Profound changes at all levels of society and technology demand new educational responses. The paradigm for education in the twenty-first century that is emerging is network learning. Based on global interactivity, collaborative learning, and lifelong access to educational activities and resources, it provides an approach that emphasises international connectivities and engenders new ways of working, studying, and problem solving (Harasim, Hiltz, Teles, & Turoff, 1995, p.278).Echoing this, Timothy Luke (1996) recently commented on 'cyberschooling':
deciding to construct cyberschooling systems will necessitate major changes in our professional practices as educators as well as in the political economies of each university as a public enterprise...the virtualization of instruction shifts us into entirely new registers of action. Much of what we do is rooted to tacit understandings grounded in print culture, industrial training, hierarchic structure, and guild values which run at cross purposes with netcentric modes of operation. Consequently, many existing professional practices may not stand up in this new teaching/learning environment (Luke, 1996, pp.17-18).Luke raises many important questions for anyone considering utilising cyberspace as a teaching and learning environment. His most recent conclusion, borne from experience in implementing a cyberschool at Virginia Polytechnic and State University over the past few years, is:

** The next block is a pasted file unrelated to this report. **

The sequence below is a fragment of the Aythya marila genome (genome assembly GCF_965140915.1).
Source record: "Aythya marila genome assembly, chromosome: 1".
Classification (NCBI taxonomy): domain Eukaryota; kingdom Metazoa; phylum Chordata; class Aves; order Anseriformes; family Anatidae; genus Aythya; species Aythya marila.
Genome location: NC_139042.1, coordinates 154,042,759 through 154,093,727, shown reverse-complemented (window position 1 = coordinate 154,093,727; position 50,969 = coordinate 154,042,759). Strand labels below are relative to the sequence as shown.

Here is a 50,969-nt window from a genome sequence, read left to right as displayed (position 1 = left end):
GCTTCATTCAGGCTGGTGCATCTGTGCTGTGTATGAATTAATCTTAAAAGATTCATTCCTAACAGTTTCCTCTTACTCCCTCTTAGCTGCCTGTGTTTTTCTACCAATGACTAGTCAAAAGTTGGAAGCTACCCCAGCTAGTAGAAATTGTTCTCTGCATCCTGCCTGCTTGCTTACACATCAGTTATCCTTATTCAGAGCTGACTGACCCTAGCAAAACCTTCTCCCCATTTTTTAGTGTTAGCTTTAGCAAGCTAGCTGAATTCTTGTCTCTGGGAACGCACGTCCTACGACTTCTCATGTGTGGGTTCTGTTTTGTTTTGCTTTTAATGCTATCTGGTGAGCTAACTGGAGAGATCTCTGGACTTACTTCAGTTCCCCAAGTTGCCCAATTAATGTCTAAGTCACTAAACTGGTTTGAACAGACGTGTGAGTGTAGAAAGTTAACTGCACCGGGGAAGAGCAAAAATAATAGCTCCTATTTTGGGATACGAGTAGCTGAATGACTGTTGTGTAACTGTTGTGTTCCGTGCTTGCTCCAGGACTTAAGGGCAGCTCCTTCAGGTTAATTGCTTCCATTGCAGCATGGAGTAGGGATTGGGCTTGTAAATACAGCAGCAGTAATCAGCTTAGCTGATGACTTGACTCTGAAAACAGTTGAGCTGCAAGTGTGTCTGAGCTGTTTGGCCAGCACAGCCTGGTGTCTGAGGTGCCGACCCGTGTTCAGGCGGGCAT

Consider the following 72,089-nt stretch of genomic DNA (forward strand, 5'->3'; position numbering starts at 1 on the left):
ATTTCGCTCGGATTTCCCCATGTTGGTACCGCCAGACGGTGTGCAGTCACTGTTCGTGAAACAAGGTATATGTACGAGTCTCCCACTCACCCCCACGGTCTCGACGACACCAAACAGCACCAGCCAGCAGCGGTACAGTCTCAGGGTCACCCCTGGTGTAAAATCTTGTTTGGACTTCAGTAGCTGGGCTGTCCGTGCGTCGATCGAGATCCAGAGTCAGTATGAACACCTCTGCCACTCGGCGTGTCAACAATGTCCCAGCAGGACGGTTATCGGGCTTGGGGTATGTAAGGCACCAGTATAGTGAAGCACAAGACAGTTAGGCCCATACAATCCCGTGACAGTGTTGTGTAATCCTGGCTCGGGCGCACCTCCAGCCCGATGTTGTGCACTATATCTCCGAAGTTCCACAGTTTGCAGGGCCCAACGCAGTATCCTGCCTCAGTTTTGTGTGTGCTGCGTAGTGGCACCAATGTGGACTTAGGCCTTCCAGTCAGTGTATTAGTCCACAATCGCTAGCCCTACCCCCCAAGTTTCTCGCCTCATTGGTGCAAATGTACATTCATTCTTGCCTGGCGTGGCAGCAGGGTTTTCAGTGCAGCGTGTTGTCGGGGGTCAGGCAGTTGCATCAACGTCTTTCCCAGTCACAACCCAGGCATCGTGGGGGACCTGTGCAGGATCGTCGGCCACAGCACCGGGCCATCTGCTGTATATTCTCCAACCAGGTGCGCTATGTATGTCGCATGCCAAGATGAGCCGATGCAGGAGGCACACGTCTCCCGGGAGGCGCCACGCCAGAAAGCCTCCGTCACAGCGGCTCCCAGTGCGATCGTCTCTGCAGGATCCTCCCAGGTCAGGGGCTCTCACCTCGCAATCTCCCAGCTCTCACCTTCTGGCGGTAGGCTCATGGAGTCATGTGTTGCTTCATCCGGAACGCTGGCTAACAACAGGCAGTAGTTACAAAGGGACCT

the key educational issue for cyberschooling arguably will be how it actually valorizes instruction on such virtual campuses. Will it lower or raise the value of the education being provided? (Luke, 1996, p.23).Clearly, there are many issues to be discussed and discussions are only just beginning. It is critical that serious academic research and debate continues to gather momentum and tempers the mainstream media journalism which either "demonises" or "glorifies" the technology (McWilliam & Palmer. 1995, p.33).
if cyberschools are to be built, then they should be designed by their users as an open-ended experiment to change (but not increase) faculty workloads, enhance (but not decrease) student interactions, equalize (but not short change) the resources, prestige, and value of all disciplines, balance (and not overemphasize) the transmittal of certain skills, concentrate (and not scatter) the investment of institutional resources, and strengthen (and not reduce) the value of all academic services (Luke, 1996, p.26).